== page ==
Valuing the elderly: limitations of cost-effectiveness models


THE standard approach to valuing clinical interventions for public funding is cost-effectiveness analysis, which estimates the financial cost required to achieve improvements in health. Products are evaluated for inclusion in the Medical Benefits Schedule (MBS) based on the costs of achieving improved quality of life and the number of years lived. Other criteria, such as the overall impact of inclusion or on paid work, are considered.

In a climate of resource constraints, the use of these criteria can be valuable for Medicare and other health care funding agencies around the world for prioritising medical care spending. However, reliance on traditional cost-effectiveness approaches alone may discriminate against interventions targeting elderly populations, who have lower average life expectancies than their younger counterparts. Productivity assessments focused on economic returns from paid work also act against the elderly, given Australia’s low work participation rate of just 13% in those aged over 65 years.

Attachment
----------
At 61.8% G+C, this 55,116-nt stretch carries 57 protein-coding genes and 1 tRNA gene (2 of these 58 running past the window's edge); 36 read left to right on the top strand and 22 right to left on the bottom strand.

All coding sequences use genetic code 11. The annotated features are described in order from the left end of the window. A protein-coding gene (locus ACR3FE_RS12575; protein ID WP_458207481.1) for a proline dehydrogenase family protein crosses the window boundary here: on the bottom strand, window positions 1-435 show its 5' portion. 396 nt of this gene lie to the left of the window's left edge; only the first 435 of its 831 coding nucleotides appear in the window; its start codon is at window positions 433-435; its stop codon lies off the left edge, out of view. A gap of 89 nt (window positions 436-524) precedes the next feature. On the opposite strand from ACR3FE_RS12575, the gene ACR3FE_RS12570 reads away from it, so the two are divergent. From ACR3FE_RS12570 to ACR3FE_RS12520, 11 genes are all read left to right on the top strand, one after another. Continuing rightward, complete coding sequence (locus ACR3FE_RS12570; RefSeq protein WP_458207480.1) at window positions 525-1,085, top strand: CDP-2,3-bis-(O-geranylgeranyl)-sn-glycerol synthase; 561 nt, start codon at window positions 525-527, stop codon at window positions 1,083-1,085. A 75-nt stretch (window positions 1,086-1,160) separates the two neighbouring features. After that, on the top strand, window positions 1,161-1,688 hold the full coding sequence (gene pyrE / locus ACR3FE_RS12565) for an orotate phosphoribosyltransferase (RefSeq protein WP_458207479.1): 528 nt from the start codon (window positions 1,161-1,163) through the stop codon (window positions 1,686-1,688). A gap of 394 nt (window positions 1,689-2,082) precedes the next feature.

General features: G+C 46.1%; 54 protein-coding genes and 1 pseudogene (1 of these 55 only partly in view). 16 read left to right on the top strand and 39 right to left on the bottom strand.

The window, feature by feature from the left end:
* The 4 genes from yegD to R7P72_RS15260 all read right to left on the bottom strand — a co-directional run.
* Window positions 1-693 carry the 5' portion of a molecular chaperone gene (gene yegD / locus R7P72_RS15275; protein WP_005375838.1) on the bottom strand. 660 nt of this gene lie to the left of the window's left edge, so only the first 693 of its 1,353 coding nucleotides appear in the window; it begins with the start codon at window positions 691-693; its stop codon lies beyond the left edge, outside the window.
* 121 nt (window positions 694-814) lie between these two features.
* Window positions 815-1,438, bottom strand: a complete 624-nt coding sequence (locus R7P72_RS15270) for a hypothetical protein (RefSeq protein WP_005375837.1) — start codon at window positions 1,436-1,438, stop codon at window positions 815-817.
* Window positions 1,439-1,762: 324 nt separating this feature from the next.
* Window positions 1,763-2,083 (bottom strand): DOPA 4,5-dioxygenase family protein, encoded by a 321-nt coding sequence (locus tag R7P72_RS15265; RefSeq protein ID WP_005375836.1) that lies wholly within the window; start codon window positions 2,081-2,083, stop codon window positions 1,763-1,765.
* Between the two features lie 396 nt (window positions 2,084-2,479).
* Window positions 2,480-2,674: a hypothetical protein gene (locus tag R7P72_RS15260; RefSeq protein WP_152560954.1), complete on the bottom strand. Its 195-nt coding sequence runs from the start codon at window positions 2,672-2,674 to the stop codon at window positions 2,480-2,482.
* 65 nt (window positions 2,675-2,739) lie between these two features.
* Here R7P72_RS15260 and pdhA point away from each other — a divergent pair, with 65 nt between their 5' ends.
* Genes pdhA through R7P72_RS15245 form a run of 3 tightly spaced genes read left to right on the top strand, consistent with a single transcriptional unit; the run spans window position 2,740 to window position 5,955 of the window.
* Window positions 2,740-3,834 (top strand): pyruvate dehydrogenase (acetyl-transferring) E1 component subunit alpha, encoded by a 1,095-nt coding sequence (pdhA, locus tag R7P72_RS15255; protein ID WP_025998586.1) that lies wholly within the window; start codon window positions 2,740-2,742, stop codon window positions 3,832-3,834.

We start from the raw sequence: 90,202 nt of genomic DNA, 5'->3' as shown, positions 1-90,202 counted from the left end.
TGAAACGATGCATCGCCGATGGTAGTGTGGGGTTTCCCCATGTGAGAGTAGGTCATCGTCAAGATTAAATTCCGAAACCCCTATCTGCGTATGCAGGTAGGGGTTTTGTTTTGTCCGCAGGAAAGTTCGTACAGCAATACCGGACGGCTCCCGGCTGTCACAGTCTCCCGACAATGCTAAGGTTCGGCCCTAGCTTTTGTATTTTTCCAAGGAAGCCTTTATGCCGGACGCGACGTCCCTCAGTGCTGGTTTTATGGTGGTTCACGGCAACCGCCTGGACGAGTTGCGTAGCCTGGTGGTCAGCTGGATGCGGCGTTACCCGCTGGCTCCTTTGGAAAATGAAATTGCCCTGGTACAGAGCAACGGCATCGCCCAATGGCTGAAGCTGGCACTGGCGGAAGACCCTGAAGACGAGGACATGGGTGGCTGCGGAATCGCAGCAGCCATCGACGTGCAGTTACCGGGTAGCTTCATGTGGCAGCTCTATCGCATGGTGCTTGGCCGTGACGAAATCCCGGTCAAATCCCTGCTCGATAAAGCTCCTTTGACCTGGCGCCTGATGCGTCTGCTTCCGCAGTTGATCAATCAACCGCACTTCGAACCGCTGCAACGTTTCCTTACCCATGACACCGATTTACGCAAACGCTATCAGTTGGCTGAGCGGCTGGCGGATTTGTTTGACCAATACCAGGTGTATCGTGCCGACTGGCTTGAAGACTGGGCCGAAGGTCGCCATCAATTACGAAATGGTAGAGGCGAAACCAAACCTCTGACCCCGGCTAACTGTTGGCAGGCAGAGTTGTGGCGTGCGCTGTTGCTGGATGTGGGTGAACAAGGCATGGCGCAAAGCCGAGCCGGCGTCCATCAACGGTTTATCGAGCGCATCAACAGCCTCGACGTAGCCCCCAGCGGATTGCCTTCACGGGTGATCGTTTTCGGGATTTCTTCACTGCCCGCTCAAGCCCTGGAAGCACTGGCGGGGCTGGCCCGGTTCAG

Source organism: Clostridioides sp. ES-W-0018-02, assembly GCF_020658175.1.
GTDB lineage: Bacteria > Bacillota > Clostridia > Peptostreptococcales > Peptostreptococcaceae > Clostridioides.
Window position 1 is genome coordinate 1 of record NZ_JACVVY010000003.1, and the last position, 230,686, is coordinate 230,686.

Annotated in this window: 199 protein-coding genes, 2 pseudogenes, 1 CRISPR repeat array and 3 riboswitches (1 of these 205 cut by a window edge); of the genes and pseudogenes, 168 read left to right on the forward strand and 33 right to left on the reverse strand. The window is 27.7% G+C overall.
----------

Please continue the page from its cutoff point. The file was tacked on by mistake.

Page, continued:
Employment-linked productivity gains offer little insight compared with potential quality-of-life improvements. This issue will only become more problematic as the population ages. Therefore, our economic assessments need to move away from traditional models to those which evaluate the overall contribution to society by the elderly, particularly in unpaid work.

The Australian Institute of Family Studies has shown that older Australians significantly contribute to the care and wellbeing of their grandchildren, either as co-residents or when living separately. In many cases, this childcare support enables their own adult children, typically mothers, to re-enter or remain in the job market. In fact, grandparents represent almost one-quarter of care providers for children below the school-going age.

These societal contributions are not solely in childcare either. Almost 23% of unpaid care for people with disability or chronic conditions is provided by those over the age of 65 years. Furthermore, the volunteer market is strongly reliant on the elderly population, with almost 670 000 older Australians volunteering their time at various organisations.